We attempt the Franz Josef Glacier Valley Walk in pouring rain and dwindling humour
We were in low spirits. Our heli-hike to Franz Josef Glacier in New Zealand had been cancelled due to bad weather which meant we couldn’t get onto the glacier itself. In fact, given the vast and murky blanket of cloud, there was the distinct possibility that we would not see the glacier at all.
We were wary. In 2015, we almost missed seeing Machu Picchu because of endless fog. A few months after that, we trekked to Torres del Paine in Chilean Patagonia to find it completely shrouded in cloud – a disappointment that haunts Peter to this day.
New Zealand, named one of Lonely Planet’s best countries to visit in 2018, is a place of boundless beauty and we didn’t want it tainted with a bittersweet memory. We couldn’t possibly finish our 15-day tour without seeing the glacier.
Located in Westland Tai Poutini National Park on the west coast of South Island, Franz Josef Glacier was almost named after Queen Victoria. In 1852, European explorer Leonard Harper named it after the British monarch, but did not formally register this name. In 1865, geologist Julius Von Haast named it after Franz Josef I, Emperor of Austria, and the local village later took its name.
The glacier once stretched from the mountains right to the sea. Following millennia of retreat, the glacier is now 19km inland and accessible only by helicopter. With our heli-hike cancelled, our only option was to hike to a viewing point close to the terminal face.
There are various hikes available, but given the dismal weather, we decided on the straightforward Franz Josef Glacier Valley Walk, a 5.4km return trip over rock and shingle.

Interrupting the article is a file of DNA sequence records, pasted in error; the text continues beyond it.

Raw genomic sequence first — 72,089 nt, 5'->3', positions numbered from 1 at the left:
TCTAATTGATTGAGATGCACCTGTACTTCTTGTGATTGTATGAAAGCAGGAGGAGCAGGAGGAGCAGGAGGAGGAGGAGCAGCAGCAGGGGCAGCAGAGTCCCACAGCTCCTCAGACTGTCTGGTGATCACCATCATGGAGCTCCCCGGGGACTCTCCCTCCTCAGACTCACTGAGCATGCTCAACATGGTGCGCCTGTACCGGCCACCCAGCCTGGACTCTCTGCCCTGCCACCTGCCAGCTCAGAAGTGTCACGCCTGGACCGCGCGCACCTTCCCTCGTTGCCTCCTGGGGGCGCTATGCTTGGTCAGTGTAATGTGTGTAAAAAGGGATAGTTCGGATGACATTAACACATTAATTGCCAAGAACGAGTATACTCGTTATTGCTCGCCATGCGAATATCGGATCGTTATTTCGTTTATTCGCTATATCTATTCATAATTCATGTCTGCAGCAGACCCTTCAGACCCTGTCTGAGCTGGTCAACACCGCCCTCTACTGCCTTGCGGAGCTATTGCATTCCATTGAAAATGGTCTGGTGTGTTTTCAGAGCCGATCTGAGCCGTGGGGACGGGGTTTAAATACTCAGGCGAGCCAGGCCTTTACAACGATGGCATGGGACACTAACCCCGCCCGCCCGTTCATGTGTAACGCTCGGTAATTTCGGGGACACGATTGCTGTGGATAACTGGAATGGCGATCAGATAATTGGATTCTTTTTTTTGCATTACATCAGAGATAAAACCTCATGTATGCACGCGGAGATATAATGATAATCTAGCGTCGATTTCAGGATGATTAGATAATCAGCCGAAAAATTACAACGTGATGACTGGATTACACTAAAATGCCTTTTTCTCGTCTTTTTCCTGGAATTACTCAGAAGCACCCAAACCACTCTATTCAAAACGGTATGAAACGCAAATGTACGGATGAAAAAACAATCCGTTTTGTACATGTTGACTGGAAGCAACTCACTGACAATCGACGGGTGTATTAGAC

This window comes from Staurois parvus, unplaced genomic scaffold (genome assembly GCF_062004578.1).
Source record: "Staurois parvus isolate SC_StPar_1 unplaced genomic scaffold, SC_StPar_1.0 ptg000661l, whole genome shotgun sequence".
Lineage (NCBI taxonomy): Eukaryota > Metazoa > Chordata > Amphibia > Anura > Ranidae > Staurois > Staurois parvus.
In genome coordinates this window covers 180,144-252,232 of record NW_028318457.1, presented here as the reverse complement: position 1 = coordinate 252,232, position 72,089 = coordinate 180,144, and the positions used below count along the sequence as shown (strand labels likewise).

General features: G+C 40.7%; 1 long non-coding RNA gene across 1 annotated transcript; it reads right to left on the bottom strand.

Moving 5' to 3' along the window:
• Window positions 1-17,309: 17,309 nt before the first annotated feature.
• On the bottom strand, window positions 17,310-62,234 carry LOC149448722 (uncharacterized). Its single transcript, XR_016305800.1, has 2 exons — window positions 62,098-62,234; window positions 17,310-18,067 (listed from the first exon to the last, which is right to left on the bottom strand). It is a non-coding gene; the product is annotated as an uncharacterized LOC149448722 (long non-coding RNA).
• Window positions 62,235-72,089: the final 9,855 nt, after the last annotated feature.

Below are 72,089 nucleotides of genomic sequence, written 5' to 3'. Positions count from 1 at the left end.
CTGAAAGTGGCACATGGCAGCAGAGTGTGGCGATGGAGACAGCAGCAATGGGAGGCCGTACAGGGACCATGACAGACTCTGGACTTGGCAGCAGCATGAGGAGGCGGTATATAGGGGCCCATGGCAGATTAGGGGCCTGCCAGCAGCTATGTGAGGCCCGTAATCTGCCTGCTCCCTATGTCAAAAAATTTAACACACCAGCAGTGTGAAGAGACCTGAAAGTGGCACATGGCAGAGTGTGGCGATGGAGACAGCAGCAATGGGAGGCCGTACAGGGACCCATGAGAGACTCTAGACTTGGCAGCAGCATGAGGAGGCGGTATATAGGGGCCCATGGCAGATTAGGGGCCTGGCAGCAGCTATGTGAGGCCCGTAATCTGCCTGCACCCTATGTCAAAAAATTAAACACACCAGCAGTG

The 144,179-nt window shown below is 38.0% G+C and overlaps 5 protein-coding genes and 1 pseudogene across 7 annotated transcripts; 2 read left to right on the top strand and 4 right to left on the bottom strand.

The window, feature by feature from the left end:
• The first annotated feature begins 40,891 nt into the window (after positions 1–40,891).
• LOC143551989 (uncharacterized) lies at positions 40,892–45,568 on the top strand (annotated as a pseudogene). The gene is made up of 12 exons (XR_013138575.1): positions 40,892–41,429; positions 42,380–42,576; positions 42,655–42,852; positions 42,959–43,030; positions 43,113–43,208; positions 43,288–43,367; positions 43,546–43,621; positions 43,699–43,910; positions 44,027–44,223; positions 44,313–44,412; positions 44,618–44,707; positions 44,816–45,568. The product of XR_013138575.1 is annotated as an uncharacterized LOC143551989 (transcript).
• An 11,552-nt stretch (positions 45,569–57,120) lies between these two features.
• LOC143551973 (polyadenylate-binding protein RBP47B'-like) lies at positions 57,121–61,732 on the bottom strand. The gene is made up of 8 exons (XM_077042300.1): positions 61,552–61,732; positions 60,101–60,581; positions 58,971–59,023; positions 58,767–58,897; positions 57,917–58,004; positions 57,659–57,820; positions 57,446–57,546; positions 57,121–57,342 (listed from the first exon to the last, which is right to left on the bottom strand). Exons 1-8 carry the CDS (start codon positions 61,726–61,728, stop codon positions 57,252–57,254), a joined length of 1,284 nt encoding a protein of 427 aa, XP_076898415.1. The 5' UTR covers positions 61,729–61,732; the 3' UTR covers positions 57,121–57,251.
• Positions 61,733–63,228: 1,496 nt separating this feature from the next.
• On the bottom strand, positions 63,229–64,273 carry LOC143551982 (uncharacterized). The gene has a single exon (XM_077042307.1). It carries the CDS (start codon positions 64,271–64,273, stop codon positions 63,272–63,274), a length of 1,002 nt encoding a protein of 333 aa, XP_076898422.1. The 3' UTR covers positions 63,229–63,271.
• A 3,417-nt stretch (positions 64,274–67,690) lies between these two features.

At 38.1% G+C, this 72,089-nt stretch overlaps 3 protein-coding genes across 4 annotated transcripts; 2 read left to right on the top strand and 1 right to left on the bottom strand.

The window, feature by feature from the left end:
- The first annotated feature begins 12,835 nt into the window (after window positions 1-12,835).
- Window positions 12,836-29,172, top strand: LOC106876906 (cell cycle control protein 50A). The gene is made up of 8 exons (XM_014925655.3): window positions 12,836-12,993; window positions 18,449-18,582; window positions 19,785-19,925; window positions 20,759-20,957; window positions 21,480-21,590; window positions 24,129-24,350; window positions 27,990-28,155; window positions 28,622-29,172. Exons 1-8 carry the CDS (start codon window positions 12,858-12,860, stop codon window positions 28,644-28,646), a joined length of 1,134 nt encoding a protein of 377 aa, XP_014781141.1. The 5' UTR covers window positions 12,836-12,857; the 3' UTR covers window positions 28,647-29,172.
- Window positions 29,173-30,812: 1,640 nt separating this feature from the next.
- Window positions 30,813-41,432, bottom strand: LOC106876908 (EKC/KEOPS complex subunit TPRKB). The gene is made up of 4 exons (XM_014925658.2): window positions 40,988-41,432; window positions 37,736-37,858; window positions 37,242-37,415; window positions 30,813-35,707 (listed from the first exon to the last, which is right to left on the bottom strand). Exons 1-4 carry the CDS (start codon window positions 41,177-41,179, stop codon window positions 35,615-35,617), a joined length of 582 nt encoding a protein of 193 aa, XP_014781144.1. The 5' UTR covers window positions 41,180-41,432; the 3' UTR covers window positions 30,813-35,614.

We headed to our hostel reception to book a shuttle for 3pm when the weather would supposedly clear. There, we learned that a shuttle was leaving imminently (at 1pm) and we made a snap decision to join it despite the early departure.
When we arrived at the glacier car park, I noticed that Peter was in an unusually sour mood. (I’m usually the moody one in challenging weather.) He was frustrated because we hadn’t stuck to our plan. The rain was heavy, the clouds were thick and there was little chance we’d see the glacier now.
As I said in Love at first hike, sometimes when your other half is finding something difficult, you have to buck up and be the strong one. As such, I tried all my tricks: a winning smile, a panoply of questions about his favourite subject (mountains of course), and repeated assurances that we could wait for two hours at the viewing platform to see if the weather changed.
Alas, rushing to join the earlier shuttle meant we were under-prepared. Peter’s jacket and top were soaking and we hadn’t yet had lunch. We trudged on in fraught silence. The skies darkened and the rain droned on. We walked along the riverbed, scarcely stopping to appreciate the scenery: surely stunning under good weather, but foreboding under bad.
Soon, we reached the Waiho River crossing, which was ankle deep in the rain. Several walkers turned back at this point, but we trudged on, soaking our boots and socks in the process (my beloved waterproof Anatoms were at home in the UK).
With dwindling spirits, we walked on. Forty-five minutes after we started, we reached the viewing platform and saw… barely anything. There was a discernible portion of the glacier’s terminal face, but having seen the extraordinary Perito Moreno Glacier a few years earlier, Franz Josef in its current guise was distinctly underwhelming.